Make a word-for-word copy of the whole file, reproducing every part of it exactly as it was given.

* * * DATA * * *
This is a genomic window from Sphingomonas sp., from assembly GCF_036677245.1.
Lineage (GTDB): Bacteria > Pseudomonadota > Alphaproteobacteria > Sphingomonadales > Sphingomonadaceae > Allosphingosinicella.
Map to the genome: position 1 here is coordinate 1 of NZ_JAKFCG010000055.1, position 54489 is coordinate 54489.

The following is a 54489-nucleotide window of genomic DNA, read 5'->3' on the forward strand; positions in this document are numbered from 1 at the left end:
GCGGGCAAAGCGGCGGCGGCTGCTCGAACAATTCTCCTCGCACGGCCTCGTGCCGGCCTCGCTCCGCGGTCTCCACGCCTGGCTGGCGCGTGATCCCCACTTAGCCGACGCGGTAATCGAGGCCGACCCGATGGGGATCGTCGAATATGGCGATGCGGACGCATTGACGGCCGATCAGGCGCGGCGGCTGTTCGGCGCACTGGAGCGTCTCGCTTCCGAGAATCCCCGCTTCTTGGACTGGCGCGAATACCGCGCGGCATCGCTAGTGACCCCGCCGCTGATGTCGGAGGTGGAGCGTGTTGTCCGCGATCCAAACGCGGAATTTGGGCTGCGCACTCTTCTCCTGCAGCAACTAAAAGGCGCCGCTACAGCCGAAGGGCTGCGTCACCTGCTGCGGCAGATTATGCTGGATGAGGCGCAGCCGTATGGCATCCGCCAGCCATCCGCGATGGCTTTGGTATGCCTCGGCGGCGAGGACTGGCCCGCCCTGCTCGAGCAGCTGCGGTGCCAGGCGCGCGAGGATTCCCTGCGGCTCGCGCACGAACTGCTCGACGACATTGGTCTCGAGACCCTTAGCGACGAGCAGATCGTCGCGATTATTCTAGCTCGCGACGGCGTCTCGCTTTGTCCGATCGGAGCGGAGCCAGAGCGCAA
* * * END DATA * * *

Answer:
This is a genomic window from Sphingomonas sp., from assembly GCF_036677245.1.
Lineage (GTDB): Bacteria > Pseudomonadota > Alphaproteobacteria > Sphingomonadales > Sphingomonadaceae > Allosphingosinicella.
Map to the genome: position 1 here is coordinate 1 of NZ_JAKFCG010000055.1, position 54489 is coordinate 54489.

The following is a 54489-nucleotide window of genomic DNA, read 5'->3' on the forward strand; positions in this document are numbered from 1 at the left end:
GCGGGCAAAGCGGCGGCGGCTGCTCGAACAATTCTCCTCGCACGGCCTCGTGCCGGCCTCGCTCCGCGGTCTCCACGCCTGGCTGGCGCGTGATCCCCACTTAGCCGACGCGGTAATCGAGGCCGACCCGATGGGGATCGTCGAATATGGCGATGCGGACGCATTGACGGCCGATCAGGCGCGGCGGCTGTTCGGCGCACTGGAGCGTCTCGCTTCCGAGAATCCCCGCTTCTTGGACTGGCGCGAATACCGCGCGGCATCGCTAGTGACCCCGCCGCTGATGTCGGAGGTGGAGCGTGTTGTCCGCGATCCAAACGCGGAATTTGGGCTGCGCACTCTTCTCCTGCAGCAACTAAAAGGCGCCGCTACAGCCGAAGGGCTGCGTCACCTGCTGCGGCAGATTATGCTGGATGAGGCGCAGCCGTATGGCATCCGCCAGCCATCCGCGATGGCTTTGGTATGCCTCGGCGGCGAGGACTGGCCCGCCCTGCTCGAGCAGCTGCGGTGCCAGGCGCGCGAGGATTCCCTGCGGCTCGCGCACGAACTGCTCGACGACATTGGTCTCGAGACCCTTAGCGACGAGCAGATCGTCGCGATTATTCTAGCTCGCGACGGCGTCTCGCTTTGTCCGATCGGAGCGGAGCCAGAGCGCAA